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Introduction
Extremists and Anthrax
Anthrax Hoaxes
2001 Outbreak and New Hoaxes
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Earlier Incidents: 1970 - 1984

During the 1970s, few Americans were concerned about anthrax. Yet by 2001, American attitudes had changed so much that terrorists realized they could cause maximum fear and panic in the U.S. by sending letters contaminated with anthrax. In the intervening years, several events occurred which successively drove American anxiety over anthrax to ever higher levels.

Actual use of chemical or biological agents by terrorist or extremist groups has been rare. Reported or alleged incidents since 1970 include the following:

  • In the 1970s it was reported that the Weather Underground, a left-wing terrorist group, had attempted to acquire chemical or biological weapons from Fort Detrick, Maryland. Other reports emerged that the Baader-Meinhof Gang, a German left-wing terrorist group, had acquired mustard gas in 1975 and that the Red Army Faction, another left-wing group, had acquired the botulinum toxin in 1980. However, a detailed study of these and other alleged chemical and biological incidents edited by Jonathan Tucker of the Center for Nonproliferation Studies in 2000 revealed that these incidents and several others were apocryphal or largely without evidential foundation.

  • In the early 1970s, Muharem Kurbegovic, a Yugoslavian-born terrorist who styled himself the "alphabet bomber," sent toxic chemicals through the mail to a Supreme Court justice and threatened to use nerve-gas devices against the Capitol and the president of the U.S. He was arrested in August 1974 for a bombing that killed three people at the Los Angeles International Airport; following the arrest, police searching his California home found that he had assembled virtually all the ingredients necessary to construct a nerve-gas bomb.

  • In 1972, police arrested two teenagers, Steven Pera and Allen Schwander, who had started a small group called R.I.S.E. (it is not known what the acronym stood for) that, according to Illinois authorities, had visions of eliminating humanity, allowing R.I.S.E. members to start a new master race. New recruits to the group tipped off police, who discovered that Pera and Schwander actually had biological agents, including the typhus bacillus. The two teenagers skipped bail and fled to Cuba; Pera later returned and voluntarily surrendered, entering into a plea agreement with authorities, while Schwander was arrested by the Cuban government.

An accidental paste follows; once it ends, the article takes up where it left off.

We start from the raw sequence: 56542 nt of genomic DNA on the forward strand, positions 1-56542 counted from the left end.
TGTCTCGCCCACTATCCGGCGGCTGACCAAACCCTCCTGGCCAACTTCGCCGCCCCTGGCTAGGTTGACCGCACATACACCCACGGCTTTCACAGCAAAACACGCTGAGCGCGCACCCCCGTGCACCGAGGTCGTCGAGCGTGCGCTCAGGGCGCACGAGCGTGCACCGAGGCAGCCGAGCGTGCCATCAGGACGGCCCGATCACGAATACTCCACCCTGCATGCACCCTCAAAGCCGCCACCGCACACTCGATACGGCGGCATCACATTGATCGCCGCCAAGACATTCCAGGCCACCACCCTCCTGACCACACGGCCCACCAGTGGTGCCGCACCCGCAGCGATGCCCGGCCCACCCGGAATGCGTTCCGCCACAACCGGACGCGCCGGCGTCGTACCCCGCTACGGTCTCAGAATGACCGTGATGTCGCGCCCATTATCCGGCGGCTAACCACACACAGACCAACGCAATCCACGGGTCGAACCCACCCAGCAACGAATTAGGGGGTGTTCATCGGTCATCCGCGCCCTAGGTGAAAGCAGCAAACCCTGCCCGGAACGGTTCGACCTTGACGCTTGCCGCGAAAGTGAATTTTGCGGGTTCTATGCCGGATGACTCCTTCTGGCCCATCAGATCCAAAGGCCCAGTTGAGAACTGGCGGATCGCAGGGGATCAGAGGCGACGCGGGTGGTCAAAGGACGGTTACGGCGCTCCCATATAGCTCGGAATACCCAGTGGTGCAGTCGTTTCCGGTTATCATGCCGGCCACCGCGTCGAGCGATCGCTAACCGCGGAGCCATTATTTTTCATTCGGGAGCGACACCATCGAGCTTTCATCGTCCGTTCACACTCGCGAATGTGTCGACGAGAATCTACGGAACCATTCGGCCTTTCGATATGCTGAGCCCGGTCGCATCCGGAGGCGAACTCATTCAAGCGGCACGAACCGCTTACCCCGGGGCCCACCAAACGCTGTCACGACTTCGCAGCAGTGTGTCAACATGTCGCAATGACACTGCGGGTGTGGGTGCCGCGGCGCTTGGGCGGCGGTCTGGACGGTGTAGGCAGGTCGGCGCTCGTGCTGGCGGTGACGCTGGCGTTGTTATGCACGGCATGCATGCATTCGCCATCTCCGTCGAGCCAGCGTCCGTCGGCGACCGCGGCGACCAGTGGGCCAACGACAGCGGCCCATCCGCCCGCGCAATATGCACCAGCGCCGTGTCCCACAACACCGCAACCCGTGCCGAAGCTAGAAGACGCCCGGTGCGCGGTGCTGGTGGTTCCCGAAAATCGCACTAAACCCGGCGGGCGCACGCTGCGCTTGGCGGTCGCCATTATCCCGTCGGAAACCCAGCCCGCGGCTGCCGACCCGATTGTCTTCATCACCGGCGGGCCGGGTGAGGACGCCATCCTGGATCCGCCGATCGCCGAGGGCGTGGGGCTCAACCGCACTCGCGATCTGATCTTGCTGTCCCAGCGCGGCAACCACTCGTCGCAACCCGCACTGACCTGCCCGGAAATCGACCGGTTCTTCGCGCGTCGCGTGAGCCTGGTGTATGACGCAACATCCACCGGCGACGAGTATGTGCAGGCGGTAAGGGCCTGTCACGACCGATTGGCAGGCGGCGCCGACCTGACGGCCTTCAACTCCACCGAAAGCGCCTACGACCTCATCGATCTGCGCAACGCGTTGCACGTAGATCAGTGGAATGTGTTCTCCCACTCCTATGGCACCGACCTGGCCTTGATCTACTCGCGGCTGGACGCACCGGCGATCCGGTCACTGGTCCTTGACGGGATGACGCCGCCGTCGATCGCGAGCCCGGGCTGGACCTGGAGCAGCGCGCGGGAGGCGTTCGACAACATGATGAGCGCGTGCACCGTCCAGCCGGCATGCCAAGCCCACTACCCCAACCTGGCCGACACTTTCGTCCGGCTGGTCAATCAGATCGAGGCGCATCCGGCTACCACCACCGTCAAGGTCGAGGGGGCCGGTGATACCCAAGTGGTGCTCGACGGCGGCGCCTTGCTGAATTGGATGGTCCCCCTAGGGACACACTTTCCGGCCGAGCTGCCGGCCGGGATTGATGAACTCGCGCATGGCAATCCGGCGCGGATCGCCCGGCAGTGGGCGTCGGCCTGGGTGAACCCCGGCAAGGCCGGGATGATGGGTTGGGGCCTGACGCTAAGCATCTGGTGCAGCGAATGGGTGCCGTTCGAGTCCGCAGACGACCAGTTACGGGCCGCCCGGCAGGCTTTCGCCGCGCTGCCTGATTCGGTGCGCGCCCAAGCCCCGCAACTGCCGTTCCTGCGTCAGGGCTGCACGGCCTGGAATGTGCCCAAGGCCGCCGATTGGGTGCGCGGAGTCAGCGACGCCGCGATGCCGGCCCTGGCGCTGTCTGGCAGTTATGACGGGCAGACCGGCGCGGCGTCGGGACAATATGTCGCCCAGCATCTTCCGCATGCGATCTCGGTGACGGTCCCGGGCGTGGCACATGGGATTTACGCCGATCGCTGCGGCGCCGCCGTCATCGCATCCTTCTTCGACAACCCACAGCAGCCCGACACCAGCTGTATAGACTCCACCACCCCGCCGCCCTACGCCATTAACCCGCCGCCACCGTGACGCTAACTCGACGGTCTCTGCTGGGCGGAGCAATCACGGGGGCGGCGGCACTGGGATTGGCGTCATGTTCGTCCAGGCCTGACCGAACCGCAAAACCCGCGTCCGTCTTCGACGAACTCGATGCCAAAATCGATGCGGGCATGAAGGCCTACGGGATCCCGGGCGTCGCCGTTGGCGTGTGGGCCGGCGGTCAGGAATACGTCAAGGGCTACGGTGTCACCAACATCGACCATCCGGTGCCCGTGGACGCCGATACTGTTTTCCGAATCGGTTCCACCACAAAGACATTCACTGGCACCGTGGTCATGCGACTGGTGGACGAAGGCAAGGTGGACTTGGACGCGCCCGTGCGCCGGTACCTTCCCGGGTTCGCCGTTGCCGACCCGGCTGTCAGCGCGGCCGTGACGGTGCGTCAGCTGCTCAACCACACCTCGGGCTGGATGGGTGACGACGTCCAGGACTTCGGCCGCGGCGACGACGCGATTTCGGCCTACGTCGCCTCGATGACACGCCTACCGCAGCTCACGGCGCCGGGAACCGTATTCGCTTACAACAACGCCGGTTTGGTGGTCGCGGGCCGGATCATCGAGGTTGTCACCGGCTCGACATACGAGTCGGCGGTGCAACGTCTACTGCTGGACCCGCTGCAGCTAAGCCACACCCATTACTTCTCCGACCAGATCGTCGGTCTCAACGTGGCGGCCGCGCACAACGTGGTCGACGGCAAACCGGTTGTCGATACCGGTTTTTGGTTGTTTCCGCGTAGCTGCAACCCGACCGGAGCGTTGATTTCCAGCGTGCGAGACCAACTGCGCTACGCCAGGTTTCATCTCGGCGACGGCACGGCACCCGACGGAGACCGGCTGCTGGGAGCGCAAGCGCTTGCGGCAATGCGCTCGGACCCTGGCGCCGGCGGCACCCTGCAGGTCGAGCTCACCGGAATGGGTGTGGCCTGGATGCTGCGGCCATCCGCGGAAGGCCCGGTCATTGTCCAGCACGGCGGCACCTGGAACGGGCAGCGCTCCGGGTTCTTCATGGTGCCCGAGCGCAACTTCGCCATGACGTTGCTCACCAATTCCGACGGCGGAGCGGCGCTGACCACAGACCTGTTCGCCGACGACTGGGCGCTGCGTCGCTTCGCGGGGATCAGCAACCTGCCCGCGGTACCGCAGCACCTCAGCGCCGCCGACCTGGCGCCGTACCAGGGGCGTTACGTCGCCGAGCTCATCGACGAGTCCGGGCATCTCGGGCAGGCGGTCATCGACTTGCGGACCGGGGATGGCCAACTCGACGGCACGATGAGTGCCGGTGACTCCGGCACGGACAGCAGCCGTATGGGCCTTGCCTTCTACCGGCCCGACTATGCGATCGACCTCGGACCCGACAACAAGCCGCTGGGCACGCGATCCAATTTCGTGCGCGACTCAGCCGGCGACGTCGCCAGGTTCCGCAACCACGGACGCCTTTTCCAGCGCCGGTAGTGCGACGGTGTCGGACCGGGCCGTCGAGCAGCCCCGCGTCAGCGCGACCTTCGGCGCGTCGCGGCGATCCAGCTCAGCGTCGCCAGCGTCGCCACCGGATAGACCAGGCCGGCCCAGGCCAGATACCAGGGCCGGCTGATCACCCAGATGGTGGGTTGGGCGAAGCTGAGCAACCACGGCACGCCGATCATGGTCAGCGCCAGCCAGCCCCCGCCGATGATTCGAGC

• In 1981 an environmental extremist group deposited packages containing anthrax-contaminated soil outside a chemical weapons research facility and near a political party conference in Great Britain. The group, who called themselves the "Dark Harvest Commandos," claimed to have obtained the material from Gruinard Island, whose contamination they were protesting. The group threatened to deposit more anthrax-contaminated soil at "appropriate points," although there were apparently no subsequent events.

  • In Oregon, in 1984, a religious cult contaminated restaurant salad bars with salmonella in order to sicken people so that they could not participate in local elections. Hundreds of patrons came down with food poisoning, although no one died.

Considerably more common than the use or attempted use of chemical or biological agents by terrorists, extremists, or religious fringe groups was use or attempted use by non-ideological people or groups for conventional criminal purposes, such as extortion or murder.

W. Seth Carus of the National Defense University compiled a list of incidents during the past century involving biological agents; of these, the majority were criminal rather than terroristic in nature and involved attempts to poison or infect relatives, spouses, or associates. Agents involved ranged from ricin to HIV.

One example involving anthrax illustrates the character of such incidents: In 1992 a Fairfax County, Virginia, resident allegedly sprayed partygoers at his home with a substance he claimed was anthrax. In this case, the substance turned out to be harmless, but other incidents sometimes involved actual agents.


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